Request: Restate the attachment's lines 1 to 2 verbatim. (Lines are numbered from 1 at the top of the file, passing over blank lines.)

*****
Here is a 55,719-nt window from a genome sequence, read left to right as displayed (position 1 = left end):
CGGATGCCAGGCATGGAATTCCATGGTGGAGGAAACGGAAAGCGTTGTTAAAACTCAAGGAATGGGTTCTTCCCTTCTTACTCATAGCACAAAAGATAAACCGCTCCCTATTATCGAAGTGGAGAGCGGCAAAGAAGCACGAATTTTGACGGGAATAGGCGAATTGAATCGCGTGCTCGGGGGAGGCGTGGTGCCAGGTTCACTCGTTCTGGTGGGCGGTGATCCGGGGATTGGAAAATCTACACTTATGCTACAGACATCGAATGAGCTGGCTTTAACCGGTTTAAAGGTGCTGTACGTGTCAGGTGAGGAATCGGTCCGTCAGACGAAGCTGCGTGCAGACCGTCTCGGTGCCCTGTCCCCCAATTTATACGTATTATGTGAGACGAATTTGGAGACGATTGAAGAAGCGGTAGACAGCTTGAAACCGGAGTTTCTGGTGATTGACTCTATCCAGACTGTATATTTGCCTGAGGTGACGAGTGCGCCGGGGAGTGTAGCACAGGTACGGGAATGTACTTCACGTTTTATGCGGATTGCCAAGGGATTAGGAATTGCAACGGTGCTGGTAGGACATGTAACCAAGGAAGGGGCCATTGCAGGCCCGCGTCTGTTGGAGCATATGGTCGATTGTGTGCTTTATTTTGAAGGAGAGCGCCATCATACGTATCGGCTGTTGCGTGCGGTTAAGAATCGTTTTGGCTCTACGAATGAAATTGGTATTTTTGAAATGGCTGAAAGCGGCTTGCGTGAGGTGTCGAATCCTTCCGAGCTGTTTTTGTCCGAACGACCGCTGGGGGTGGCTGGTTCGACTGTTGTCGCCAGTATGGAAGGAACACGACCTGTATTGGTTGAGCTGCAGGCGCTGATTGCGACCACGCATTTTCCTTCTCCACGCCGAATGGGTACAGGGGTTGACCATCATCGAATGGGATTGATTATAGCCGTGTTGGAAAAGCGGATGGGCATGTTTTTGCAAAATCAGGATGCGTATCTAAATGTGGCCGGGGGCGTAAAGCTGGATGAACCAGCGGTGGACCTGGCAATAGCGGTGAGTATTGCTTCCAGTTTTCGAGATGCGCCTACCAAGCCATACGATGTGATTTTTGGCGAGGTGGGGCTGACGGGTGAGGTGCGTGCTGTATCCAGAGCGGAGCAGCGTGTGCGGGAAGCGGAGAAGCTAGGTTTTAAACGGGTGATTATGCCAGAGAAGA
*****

Here is a 55,719-nt window from a genome sequence, read left to right as displayed (position 1 = left end):
CGGATGCCAGGCATGGAATTCCATGGTGGAGGAAACGGAAAGCGTTGTTAAAACTCAAGGAATGGGTTCTTCCCTTCTTACTCATAGCACAAAAGATAAACCGCTCCCTATTATCGAAGTGGAGAGCGGCAAAGAAGCACGAATTTTGACGGGAATAGGCGAATTGAATCGCGTGCTCGGGGGAGGCGTGGTGCCAGGTTCACTCGTTCTGGTGGGCGGTGATCCGGGGATTGGAAAATCTACACTTATGCTACAGACATCGAATGAGCTGGCTTTAACCGGTTTAAAGGTGCTGTACGTGTCAGGTGAGGAATCGGTCCGTCAGACGAAGCTGCGTGCAGACCGTCTCGGTGCCCTGTCCCCCAATTTATACGTATTATGTGAGACGAATTTGGAGACGATTGAAGAAGCGGTAGACAGCTTGAAACCGGAGTTTCTGGTGATTGACTCTATCCAGACTGTATATTTGCCTGAGGTGACGAGTGCGCCGGGGAGTGTAGCACAGGTACGGGAATGTACTTCACGTTTTATGCGGATTGCCAAGGGATTAGGAATTGCAACGGTGCTGGTAGGACATGTAACCAAGGAAGGGGCCATTGCAGGCCCGCGTCTGTTGGAGCATATGGTCGATTGTGTGCTTTATTTTGAAGGAGAGCGCCATCATACGTATCGGCTGTTGCGTGCGGTTAAGAATCGTTTTGGCTCTACGAATGAAATTGGTATTTTTGAAATGGCTGAAAGCGGCTTGCGTGAGGTGTCGAATCCTTCCGAGCTGTTTTTGTCCGAACGACCGCTGGGGGTGGCTGGTTCGACTGTTGTCGCCAGTATGGAAGGAACACGACCTGTATTGGTTGAGCTGCAGGCGCTGATTGCGACCACGCATTTTCCTTCTCCACGCCGAATGGGTACAGGGGTTGACCATCATCGAATGGGATTGATTATAGCCGTGTTGGAAAAGCGGATGGGCATGTTTTTGCAAAATCAGGATGCGTATCTAAATGTGGCCGGGGGCGTAAAGCTGGATGAACCAGCGGTGGACCTGGCAATAGCGGTGAGTATTGCTTCCAGTTTTCGAGATGCGCCTACCAAGCCATACGATGTGATTTTTGGCGAGGTGGGGCTGACGGGTGAGGTGCGTGCTGTATCCAGAGCGGAGCAGCGTGTGCGGGAAGCGGAGAAGCTAGGTTTTAAACGGGTGATTATGCCAGAGAAGA